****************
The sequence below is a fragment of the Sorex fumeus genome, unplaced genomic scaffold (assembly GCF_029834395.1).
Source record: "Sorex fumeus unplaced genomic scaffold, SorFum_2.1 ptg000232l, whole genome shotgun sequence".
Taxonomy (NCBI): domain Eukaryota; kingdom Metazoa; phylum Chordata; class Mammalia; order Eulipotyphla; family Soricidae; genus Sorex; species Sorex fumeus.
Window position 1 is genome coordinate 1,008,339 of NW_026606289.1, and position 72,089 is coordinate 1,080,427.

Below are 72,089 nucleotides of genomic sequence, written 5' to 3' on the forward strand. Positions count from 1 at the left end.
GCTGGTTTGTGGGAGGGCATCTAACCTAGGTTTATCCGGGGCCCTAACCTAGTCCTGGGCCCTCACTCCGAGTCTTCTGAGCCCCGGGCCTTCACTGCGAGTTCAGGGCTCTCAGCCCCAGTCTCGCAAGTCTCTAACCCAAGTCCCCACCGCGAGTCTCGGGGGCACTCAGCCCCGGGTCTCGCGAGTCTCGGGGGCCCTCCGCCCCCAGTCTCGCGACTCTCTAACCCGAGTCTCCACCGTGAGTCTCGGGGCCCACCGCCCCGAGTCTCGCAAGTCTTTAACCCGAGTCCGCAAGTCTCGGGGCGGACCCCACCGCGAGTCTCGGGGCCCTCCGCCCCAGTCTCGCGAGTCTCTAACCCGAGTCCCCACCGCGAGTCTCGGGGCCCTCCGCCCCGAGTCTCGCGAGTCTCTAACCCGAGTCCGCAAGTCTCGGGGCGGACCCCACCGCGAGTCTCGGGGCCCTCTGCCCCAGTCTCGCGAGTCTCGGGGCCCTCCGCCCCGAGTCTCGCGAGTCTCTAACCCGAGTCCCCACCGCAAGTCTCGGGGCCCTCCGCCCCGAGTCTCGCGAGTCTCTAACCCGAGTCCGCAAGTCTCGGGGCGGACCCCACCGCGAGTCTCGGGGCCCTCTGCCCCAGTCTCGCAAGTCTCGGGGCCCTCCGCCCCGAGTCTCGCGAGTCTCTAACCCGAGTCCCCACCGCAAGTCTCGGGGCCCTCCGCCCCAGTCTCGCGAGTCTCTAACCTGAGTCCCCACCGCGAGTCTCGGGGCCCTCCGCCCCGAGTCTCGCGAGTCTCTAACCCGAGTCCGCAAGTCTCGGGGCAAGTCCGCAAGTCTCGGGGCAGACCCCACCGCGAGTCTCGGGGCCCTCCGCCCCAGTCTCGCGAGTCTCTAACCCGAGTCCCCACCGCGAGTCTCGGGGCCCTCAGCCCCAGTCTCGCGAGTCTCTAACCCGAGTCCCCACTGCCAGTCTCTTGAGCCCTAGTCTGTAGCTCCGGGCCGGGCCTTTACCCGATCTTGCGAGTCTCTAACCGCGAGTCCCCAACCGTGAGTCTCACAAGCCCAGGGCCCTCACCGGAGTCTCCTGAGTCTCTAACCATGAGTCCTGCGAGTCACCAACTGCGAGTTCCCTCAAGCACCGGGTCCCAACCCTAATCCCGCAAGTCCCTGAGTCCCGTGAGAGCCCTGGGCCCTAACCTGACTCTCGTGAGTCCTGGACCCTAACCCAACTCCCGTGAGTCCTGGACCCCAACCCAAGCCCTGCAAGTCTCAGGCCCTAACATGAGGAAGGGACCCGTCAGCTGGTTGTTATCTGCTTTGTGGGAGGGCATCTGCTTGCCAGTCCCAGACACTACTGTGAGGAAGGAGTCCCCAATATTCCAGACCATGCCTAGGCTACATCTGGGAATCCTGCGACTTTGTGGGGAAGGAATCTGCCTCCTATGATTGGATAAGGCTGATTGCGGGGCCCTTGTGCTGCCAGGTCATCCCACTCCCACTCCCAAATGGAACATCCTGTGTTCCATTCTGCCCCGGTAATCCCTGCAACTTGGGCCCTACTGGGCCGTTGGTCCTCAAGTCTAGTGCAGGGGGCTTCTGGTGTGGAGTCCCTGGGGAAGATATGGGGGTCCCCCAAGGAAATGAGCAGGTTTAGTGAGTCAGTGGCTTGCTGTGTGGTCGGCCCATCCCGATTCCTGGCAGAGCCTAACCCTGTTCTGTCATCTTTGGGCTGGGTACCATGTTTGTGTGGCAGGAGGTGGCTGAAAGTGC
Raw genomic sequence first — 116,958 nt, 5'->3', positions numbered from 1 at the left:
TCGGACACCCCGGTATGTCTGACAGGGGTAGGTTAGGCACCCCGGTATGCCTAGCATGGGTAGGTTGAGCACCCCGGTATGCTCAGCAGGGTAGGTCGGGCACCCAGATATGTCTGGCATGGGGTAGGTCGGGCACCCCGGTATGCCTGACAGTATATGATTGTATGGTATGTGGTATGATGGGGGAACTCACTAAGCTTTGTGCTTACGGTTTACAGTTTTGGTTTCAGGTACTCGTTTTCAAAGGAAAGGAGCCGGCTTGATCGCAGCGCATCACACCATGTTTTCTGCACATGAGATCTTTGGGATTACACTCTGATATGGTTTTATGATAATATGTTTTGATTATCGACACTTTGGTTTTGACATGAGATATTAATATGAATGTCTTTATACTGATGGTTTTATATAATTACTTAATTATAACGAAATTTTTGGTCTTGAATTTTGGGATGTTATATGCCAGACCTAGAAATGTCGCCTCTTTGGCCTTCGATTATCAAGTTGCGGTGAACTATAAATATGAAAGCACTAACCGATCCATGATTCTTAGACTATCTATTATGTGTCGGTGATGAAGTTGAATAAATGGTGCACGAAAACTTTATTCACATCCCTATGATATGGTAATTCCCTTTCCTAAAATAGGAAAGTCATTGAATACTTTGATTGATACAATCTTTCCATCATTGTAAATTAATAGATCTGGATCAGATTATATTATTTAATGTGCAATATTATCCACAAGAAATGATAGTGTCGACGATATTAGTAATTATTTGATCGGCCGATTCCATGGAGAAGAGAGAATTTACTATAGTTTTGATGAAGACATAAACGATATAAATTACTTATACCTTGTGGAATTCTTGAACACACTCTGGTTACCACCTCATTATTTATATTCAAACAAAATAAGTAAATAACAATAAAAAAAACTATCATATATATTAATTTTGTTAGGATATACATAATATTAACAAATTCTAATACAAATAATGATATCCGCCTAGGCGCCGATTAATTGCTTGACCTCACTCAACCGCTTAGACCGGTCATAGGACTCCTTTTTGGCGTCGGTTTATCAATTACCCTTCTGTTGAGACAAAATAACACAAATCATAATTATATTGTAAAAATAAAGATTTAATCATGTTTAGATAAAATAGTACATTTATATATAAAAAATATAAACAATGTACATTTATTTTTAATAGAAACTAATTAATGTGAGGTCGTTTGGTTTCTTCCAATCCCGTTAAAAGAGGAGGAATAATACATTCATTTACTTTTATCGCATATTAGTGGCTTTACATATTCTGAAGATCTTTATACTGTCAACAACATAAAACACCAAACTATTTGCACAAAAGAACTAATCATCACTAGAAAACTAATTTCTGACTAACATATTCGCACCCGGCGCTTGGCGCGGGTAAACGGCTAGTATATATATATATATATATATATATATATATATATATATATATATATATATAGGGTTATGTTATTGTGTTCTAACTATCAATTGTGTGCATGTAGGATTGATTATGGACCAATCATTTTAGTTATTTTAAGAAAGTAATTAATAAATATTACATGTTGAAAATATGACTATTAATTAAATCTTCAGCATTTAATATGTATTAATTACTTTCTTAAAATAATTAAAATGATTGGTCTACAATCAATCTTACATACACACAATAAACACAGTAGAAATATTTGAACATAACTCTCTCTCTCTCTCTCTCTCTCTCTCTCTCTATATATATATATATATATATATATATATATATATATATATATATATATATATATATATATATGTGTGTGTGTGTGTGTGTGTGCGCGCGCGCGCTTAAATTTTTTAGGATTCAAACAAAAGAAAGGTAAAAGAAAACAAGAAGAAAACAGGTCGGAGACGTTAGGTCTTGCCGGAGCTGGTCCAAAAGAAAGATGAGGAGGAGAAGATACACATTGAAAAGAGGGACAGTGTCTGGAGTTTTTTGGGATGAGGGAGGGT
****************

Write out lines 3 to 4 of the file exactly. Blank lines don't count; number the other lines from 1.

Taxonomy (NCBI): domain Eukaryota; kingdom Metazoa; phylum Chordata; class Mammalia; order Eulipotyphla; family Soricidae; genus Sorex; species Sorex fumeus.
Window position 1 is genome coordinate 1,008,339 of NW_026606289.1, and position 72,089 is coordinate 1,080,427.